(add-to-list 'load-path "~/elisp")
 (require 'php-mode)

This configures Emacs to automatically recognize files ending in “.php”, “.phps”, “.php3″, “.php4″, “.phtml”, and “.inc” as PHP files. To associate more extensions with PHP files, add lines like this example to your ~/.emacs:

 (add-to-list 'auto-mode-alist '("\\.module$" . php-mode))
 (add-to-list 'auto-mode-alist '("\\.inc$" . php-mode))
 (add-to-list 'auto-mode-alist '("\\.install$" . php-mode))
 (add-to-list 'auto-mode-alist '("\\.engine$" . php-mode))

This associates php-mode with the extensions used by Drupal, a PHP framework. When you open a file with the specified extension, it should be highlighted according to PHP syntax.

Here are some useful commands:

TAB c-indent-command Indent the current line
M-; comment-dwim Add a line comment, comments or uncomments the currently-selected region, or does other smart comment-related actions
C-c C-f php-search-documentation Search the online PHP manual for the current word
C-c RET php-browse-manual View the online PHP manual
C-c . c-set-style Change coding style
C-M-a, C-M-e c-beginning-of-defun, c-end-of-defun Go to the beginning or end of the current function
C-M-h c-mark-function Select the current function
M-a, M-e c-beginning-of-statement, c-end-of-statement Go to the beginning or end of the current statement

Here are some variables you may wish to customize:

indent-tabs-mode Set this to nil if you want to insert spaces instead of tabs
case-fold-search Set this to t if you want case-insensitive search.
c-basic-offset Set your tab size or number of spaces used as a basis for indentation

You can either customize these variables globally with M-x customize or set them for php-mode. Here’s an example that sets up a buffer with the coding style recommended for Drupal:

 (defun wicked/php-mode-init ()
   "Set some buffer-local variables."
   (setq case-fold-search t) 
   (setq indent-tabs-mode nil)
   (setq fill-column 78)
   (setq c-basic-offset 2)
   (c-set-offset 'arglist-cont 0)
   (c-set-offset 'arglist-intro '+)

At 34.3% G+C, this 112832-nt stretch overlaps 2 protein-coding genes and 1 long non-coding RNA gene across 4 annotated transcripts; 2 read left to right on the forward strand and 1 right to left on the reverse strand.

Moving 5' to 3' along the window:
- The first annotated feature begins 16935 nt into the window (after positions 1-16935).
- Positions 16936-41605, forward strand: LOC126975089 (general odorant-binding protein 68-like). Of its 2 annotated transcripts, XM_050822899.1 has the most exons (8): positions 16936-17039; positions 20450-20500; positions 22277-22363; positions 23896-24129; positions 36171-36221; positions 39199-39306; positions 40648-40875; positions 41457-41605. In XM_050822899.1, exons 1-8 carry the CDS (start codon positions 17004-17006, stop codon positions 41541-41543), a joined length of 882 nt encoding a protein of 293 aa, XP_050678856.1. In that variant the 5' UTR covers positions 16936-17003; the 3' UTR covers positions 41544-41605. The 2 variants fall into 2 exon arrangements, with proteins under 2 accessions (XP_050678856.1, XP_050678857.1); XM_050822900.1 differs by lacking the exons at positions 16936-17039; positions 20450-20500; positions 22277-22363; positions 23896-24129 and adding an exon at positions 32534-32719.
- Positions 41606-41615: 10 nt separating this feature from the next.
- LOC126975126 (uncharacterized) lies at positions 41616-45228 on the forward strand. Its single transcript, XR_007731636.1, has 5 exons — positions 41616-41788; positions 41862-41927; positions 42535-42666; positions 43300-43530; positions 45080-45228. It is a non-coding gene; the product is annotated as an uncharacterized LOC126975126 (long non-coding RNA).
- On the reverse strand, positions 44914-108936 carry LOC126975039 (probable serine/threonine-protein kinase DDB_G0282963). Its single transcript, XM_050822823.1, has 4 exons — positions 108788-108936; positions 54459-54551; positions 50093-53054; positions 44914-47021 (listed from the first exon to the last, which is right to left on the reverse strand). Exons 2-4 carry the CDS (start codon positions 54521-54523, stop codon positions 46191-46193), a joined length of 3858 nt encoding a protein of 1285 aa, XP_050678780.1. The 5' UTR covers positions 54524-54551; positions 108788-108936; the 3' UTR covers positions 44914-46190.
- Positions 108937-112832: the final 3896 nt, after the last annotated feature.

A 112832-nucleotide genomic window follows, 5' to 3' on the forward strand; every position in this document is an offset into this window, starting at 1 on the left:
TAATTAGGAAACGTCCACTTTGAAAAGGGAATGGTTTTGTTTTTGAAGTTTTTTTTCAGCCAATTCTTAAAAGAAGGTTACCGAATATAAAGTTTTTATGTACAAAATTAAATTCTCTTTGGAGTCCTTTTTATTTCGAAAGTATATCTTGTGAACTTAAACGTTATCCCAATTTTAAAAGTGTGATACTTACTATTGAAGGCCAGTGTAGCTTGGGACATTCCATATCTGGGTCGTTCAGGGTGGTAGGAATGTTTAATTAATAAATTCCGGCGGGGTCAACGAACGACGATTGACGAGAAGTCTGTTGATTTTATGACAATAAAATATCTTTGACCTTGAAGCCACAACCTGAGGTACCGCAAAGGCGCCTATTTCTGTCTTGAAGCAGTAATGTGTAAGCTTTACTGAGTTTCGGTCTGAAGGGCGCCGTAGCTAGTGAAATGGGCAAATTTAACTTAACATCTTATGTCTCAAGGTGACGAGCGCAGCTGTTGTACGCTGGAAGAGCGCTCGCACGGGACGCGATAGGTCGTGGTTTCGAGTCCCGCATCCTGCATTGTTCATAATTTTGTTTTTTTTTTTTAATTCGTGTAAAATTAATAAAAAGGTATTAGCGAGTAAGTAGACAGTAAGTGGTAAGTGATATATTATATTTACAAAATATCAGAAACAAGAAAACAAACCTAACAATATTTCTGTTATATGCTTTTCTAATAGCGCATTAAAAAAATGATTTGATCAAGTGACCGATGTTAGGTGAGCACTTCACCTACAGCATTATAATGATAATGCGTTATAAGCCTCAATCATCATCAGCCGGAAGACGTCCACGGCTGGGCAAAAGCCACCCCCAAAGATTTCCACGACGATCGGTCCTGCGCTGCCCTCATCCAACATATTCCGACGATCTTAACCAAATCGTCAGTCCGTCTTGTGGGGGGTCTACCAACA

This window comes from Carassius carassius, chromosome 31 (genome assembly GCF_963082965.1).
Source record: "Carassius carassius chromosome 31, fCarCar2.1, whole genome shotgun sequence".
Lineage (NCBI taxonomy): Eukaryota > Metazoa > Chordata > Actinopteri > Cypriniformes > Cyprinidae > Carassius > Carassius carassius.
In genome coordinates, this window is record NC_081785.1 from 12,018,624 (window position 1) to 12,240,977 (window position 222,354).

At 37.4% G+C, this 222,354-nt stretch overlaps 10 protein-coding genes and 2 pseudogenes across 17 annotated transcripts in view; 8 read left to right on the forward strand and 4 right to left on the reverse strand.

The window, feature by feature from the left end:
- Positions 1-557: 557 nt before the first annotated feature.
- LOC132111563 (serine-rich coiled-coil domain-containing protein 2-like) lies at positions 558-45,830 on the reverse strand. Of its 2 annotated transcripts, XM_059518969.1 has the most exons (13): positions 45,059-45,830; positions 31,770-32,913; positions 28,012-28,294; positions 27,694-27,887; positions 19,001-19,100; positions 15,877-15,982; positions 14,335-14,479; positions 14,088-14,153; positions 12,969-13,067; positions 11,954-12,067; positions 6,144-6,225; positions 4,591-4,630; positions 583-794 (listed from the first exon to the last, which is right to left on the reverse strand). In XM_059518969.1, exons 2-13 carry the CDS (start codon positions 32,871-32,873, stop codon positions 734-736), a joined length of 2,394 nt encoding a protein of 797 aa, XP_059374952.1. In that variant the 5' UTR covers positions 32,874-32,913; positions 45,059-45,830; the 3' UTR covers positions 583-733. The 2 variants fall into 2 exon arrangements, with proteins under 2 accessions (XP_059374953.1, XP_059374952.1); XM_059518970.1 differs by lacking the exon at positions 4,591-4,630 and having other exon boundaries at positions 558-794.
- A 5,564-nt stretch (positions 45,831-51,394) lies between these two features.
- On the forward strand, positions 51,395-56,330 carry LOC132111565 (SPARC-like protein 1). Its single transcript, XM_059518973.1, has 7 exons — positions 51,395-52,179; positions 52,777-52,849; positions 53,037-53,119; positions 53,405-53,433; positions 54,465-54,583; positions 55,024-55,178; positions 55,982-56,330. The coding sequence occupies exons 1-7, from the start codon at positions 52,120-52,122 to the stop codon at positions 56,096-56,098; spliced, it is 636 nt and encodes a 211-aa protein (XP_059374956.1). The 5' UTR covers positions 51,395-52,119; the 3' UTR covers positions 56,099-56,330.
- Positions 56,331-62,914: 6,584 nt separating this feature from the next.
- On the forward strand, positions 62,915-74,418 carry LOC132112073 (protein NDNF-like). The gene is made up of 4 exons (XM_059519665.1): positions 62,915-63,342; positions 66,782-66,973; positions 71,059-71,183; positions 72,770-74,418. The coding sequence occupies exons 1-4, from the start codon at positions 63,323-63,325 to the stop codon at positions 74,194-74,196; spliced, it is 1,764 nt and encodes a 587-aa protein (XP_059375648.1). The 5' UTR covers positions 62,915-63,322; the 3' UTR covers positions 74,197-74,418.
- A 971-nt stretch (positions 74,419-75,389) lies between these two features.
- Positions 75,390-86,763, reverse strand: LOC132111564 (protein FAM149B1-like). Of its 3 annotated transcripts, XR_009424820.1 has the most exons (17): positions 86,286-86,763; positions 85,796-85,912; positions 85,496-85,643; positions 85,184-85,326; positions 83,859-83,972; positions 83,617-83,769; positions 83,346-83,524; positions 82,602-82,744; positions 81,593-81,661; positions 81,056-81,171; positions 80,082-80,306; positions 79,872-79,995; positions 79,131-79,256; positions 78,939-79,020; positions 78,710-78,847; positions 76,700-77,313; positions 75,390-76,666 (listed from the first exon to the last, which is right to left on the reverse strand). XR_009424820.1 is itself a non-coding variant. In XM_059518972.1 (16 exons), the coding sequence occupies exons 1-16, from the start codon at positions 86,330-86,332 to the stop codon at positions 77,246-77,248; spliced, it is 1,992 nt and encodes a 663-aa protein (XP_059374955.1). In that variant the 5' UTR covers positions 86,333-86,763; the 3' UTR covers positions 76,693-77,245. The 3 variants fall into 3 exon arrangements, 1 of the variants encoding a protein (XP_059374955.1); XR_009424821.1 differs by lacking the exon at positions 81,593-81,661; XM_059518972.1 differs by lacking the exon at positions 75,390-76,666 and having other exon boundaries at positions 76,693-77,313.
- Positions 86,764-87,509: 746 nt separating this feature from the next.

(c-set-offset 'case-label 2)
   (c-set-offset 'arglist-close 0))
 (add-hook 'php-mode-hook 'wicked/php-mode-init)

You can further customize the indentation by moving the point to where the indentation needs improvement and typing C-c C-o (c-set-offset).

To try automatic indentation, press C-j (newline-and-indent). If you like that behavior, you can make it the default in php-mode by adding the following line in ~/.emacs:

(define-key php-mode-map (kbd “RET”) ‘newline-and-indent)

You may also be interested in M-x show-paren-mode, which shows the matching parenthesis, bracket or brace for the character at point. You can enable it automatically by adding the following line to your ~/.emacs:

   (setq show-paren-mode t)

It’s a good idea to separate PHP and HTML code. This is not only better coding practice, but it also makes developing in Emacs much easier. php-mode focuses on PHP-specific behavior and does not have special support for HTML. Emacs has a number of packages that allow you to work with multiple modes like php-mode and html-helper-mode in a single buffer, but they don’t always work, and indentation can be confusing. If you must work with large segments of both PHP and HTML in the same file, check out MultipleModes (http://www.emacswiki.org/cgi-bin/wiki/MultipleModes) for tips.

Emacs and PHP: There’s more than one way to do it, of course

The PhpMode page on EmacsWiki lists five options for developing PHP in Emacs. I’m currently using the php-mode maintained by Aaron Hawley, and I’m quite happy with it. I’m curious about the php-mode maintained by Ahmet Usal, though, as it has extensive templating support and electric behavior. It seems to have abbreviations and argument lists for every PHP function, and I might borrow the code and convert it to a yasnippet file if I don’t end up using this. I’ll switch to Ahmet Usal’s php-mode today, see what it feels like, and post my notes. Has anyone else tried both?